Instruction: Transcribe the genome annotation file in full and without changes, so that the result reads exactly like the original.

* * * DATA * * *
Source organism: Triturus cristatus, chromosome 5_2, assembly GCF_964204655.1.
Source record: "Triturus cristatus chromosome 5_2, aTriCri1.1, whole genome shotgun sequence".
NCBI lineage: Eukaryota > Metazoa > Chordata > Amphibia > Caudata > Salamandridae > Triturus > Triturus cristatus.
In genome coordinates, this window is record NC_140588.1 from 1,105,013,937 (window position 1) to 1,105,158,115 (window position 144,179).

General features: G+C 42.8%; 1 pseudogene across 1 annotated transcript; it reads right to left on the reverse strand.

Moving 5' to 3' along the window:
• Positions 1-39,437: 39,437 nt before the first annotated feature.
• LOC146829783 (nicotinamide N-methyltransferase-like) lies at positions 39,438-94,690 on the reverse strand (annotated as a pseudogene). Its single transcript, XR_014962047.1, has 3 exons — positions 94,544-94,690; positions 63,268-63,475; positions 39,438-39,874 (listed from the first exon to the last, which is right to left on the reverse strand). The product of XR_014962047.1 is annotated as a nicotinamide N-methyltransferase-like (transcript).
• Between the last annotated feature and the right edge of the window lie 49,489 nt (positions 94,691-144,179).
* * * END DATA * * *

Source organism: Triturus cristatus, chromosome 5_2, assembly GCF_964204655.1.
Source record: "Triturus cristatus chromosome 5_2, aTriCri1.1, whole genome shotgun sequence".
NCBI lineage: Eukaryota > Metazoa > Chordata > Amphibia > Caudata > Salamandridae > Triturus > Triturus cristatus.
In genome coordinates, this window is record NC_140588.1 from 1,105,013,937 (window position 1) to 1,105,158,115 (window position 144,179).

General features: G+C 42.8%; 1 pseudogene across 1 annotated transcript; it reads right to left on the reverse strand.

Moving 5' to 3' along the window:
• Positions 1-39,437: 39,437 nt before the first annotated feature.
• LOC146829783 (nicotinamide N-methyltransferase-like) lies at positions 39,438-94,690 on the reverse strand (annotated as a pseudogene). Its single transcript, XR_014962047.1, has 3 exons — positions 94,544-94,690; positions 63,268-63,475; positions 39,438-39,874 (listed from the first exon to the last, which is right to left on the reverse strand). The product of XR_014962047.1 is annotated as a nicotinamide N-methyltransferase-like (transcript).
• Between the last annotated feature and the right edge of the window lie 49,489 nt (positions 94,691-144,179).